Well, it goes without saying that the pandemic has resulted in the rapid adoption of digital technologies across all industries, but most notably in healthcare, and there have been several important shifts for pharma, biotech, and medical device companies. Telehealth was already accelerating, but 2020 was a psychological and systemic tipping point that led to it being exponentially driven by COVID-19 and several historic barriers that discouraged remote consultation and focused on in-person diagnoses were swept aside.

For example, Telehealth adoption will continue to accelerate in 2021 as it becomes the norm, but in the process of driving new self-service approaches to medicine and participation-based reimbursement models, life sciences companies need to rethink their customer engagement paradigms and pharma should update the role of the rep from being sales-focused to more of a concierge service model that delivers and facilitates 24/7 access to the meaningful content physicians require. Most importantly, companies will need to continually rethink what works and not be afraid to experiment with solutions they’ve never tried before.

Digital is not just a nice-to-have for pharma companies – it’s a necessity for ensuring that patients have the best possible outcomes in modern healthcare systems. With digital tools and techniques being able to improve almost every aspect of a pharma company’s business, from R&D to sales, there’s no excuse for not implementing digital transformation at every level – and that’s not even counting new opportunities for life science firms to produce digital products that can complement or even replace traditional medicines.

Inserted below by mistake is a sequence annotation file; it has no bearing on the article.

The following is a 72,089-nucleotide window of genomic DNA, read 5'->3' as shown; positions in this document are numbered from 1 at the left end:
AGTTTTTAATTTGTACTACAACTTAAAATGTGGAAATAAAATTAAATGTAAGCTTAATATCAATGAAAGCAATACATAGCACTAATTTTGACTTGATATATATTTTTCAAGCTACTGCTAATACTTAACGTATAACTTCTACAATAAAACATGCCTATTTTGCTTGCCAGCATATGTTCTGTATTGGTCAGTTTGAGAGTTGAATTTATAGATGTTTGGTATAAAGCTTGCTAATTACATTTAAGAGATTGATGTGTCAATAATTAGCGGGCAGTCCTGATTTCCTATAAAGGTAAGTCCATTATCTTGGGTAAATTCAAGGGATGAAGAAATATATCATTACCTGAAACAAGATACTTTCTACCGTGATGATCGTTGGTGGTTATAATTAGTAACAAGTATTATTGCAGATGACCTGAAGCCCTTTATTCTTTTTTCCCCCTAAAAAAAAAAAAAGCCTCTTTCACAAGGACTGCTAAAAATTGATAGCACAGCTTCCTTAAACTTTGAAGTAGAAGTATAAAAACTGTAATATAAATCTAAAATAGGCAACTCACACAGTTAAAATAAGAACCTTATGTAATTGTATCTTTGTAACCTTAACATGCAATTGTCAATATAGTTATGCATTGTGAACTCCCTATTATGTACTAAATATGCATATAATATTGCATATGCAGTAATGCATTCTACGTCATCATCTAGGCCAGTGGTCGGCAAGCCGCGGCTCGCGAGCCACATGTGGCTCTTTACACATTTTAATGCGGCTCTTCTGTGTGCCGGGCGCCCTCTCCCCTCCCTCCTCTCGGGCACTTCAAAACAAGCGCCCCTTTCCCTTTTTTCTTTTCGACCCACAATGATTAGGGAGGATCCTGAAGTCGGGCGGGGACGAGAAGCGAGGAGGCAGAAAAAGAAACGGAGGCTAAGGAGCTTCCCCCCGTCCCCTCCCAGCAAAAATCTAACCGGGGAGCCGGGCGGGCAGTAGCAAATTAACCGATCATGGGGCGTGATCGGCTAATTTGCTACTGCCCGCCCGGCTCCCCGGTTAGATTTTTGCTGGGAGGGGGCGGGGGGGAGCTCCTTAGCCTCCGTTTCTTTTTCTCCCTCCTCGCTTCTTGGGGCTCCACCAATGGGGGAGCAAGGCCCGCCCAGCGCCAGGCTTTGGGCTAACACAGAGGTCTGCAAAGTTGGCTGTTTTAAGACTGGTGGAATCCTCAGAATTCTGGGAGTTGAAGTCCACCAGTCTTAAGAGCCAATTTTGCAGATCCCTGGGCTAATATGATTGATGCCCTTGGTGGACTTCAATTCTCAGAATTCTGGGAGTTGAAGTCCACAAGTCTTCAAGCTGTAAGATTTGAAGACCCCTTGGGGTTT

1. Will technology alone make healthcare more human?

Even with all the advances we’ve seen in technology, we don’t see a future of “techno-medicine,” but we do believe healthcare will be more humanized, thanks to the technologies that will continue to permeate and underpin medical practices. Will technology alone make healthcare more human though? Simply put, no, because it requires human adoption and adaptation to work. This is where our expert services as an integrated global digital health organization of communicators, connectors, and builders of future health shine … we connect technology and humans in ways that make both more effective and amplify each other.


  1. If you had 500.000 Euros to invest in, what healthcare trend(s) would you put your money on?

As baby boomers age and feel more comfortable utilizing tools like remote monitoring, telehealth, and disease management platforms, living independently will become critical to this group and digital health tools will be key in supporting them in their increasingly common endeavor to age in place. As a result, the adoption and growth of digital tools is expected to explode, which is evident in the amount of investment already occurring in this category. We also have close links with the digital health start-up ecosystem and believe in investing into early-stage digital companies that are scaling globally, as well as large-scale pharma companies that are furthering digital therapeutics.

Mental health has also been catapulted to the forefront by the pandemic, with mental wellbeing now being a priority area of focus for individuals, companies, and healthcare providers. In response to what is both a crisis and an opportunity, new digital mental health therapies and devices are being developed at a pace previously unseen.